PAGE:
Years after leaving primary school and losing faith
in God again, I heard our Guruji had died in an accident.
We never cursed him that much. We
only asked for Hindi holidays.
Someone else must have asked for his death.
Our Guruji had the biggest bike you’d ever see.
You should have heard the noise, and seen how
he revved up the engine. Each Monday and Friday,
we would gather flowers on a table, praying in unison,
hoping God would pluck his life.
We would scatter measured joy on the naked floor
whenever he was absent;
we were like sprightly antelopes.
To think that he, who called his twelve fingers
the Jyotilingas and himself the seed of the universe,
was suddenly no more! I felt quite uneasy.
But what about the way he brought us boys buckets
full of diffidence; what about the way he brought
whippet-like pace to our tender heartbeats;
what about the way he brought terror
to rattle our fledgling bones.
I remember how football during
recess was never the same before his classes.
He always made us dance to his sinister tune,
and after each class with him, we were like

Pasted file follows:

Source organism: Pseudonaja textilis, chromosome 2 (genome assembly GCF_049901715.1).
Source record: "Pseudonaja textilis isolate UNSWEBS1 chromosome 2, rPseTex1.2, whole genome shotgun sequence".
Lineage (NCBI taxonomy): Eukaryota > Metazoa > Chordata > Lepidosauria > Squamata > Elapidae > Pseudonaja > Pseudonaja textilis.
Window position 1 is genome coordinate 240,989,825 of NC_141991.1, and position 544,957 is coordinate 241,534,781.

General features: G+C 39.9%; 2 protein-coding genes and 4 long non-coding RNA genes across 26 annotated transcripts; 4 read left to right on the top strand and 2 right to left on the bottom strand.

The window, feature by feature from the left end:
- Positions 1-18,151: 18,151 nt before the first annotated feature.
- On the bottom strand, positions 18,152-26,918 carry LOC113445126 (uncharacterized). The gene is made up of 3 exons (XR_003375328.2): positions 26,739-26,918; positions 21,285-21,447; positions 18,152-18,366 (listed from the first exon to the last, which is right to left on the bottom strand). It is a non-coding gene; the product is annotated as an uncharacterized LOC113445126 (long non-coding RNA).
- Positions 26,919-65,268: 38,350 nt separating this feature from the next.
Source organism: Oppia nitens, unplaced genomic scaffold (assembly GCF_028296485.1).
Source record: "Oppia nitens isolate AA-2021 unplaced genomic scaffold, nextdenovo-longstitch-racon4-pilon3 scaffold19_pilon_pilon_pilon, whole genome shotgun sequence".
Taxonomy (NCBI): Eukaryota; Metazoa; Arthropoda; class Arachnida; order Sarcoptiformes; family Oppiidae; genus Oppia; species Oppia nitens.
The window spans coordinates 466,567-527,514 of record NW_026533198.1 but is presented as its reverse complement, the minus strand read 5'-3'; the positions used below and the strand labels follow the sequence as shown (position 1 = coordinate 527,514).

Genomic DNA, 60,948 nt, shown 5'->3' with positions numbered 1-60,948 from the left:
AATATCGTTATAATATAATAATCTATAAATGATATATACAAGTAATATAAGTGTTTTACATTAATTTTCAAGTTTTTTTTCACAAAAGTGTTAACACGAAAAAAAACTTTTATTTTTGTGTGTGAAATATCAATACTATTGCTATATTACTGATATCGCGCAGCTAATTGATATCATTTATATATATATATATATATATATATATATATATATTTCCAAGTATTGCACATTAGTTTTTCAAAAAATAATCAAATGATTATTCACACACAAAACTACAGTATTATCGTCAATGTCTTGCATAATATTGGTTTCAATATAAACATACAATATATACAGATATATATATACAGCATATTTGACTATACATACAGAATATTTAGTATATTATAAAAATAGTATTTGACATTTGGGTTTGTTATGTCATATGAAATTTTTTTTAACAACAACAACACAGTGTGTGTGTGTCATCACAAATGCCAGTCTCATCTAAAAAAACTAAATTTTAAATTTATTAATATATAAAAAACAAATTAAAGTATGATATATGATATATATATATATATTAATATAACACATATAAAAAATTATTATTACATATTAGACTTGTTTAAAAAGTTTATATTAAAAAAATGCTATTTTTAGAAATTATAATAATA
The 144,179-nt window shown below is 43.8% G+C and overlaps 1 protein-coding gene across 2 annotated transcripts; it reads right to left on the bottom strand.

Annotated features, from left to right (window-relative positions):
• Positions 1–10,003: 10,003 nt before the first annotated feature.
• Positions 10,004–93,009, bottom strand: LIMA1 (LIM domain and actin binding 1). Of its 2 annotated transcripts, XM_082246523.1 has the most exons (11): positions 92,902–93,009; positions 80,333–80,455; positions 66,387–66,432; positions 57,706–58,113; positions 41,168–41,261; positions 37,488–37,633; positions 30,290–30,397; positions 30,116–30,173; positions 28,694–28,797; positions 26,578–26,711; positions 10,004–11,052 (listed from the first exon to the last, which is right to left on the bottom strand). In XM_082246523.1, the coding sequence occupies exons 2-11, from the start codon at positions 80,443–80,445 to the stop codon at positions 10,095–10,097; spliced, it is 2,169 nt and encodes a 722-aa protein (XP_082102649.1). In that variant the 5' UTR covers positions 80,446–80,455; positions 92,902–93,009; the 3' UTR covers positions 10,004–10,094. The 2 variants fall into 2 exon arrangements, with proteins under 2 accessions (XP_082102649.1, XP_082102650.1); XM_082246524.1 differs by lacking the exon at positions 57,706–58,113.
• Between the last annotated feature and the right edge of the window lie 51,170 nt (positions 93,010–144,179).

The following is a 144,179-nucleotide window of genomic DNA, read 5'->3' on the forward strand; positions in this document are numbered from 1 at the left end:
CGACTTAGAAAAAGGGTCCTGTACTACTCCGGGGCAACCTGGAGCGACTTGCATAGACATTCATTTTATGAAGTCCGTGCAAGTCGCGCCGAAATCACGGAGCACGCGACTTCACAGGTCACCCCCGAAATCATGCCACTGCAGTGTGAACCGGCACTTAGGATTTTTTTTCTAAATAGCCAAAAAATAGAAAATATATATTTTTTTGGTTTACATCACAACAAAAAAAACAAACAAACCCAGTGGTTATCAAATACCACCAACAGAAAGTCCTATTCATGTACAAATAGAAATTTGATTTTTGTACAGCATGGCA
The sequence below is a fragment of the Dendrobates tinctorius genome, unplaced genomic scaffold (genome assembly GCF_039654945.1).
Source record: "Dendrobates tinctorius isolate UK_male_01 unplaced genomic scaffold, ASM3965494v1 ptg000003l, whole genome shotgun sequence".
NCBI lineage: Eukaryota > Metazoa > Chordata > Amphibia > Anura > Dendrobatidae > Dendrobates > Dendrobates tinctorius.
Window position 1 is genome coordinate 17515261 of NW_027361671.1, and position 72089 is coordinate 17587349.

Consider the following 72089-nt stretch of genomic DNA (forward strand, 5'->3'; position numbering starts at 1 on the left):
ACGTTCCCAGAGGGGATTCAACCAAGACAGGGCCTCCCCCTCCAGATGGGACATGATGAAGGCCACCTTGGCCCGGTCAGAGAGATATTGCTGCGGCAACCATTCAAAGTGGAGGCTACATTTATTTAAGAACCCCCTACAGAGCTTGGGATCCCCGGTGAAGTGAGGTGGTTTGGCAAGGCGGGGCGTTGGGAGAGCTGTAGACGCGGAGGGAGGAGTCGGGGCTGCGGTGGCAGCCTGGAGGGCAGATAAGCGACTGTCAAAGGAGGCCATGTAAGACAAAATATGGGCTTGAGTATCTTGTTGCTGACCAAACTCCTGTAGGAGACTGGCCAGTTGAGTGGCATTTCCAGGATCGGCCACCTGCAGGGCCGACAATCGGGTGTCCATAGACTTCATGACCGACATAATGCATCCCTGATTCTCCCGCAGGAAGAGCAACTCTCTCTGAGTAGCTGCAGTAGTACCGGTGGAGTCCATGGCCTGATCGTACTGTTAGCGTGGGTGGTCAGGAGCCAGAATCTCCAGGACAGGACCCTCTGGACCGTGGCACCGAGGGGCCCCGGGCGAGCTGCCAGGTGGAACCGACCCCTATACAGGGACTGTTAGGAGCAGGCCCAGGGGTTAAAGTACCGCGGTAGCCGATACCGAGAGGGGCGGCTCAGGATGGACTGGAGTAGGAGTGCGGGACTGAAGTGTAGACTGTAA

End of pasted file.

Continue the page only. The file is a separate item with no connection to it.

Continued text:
the carcass of an antelope killed after
a slow and savage chase.
I think the girls had only a dislocated shoelace.
But his hatred for us brought us together; at least
we learnt that weak sticks together make a solid bundle,
but girls became worse for us, except
for the kind one who was always by our side.
I’ll always rue how he made me
unlearn the language that my ancestors wrote,
the language I loved the most, the language
I’m still trying to fall in love with – again.
Born in 1983, Amit Parmessur has appeared in several literary magazines, including Transcendence, Ann Arbor Review, Salt, Black-Listed Magazine, Kalkion and Red Fez. He was nominated for the Pushcart Award and Best of the Web. Hailing from Mauritius he also writes in Creole. Sometimes he just wants to give it up all and become a billionaire.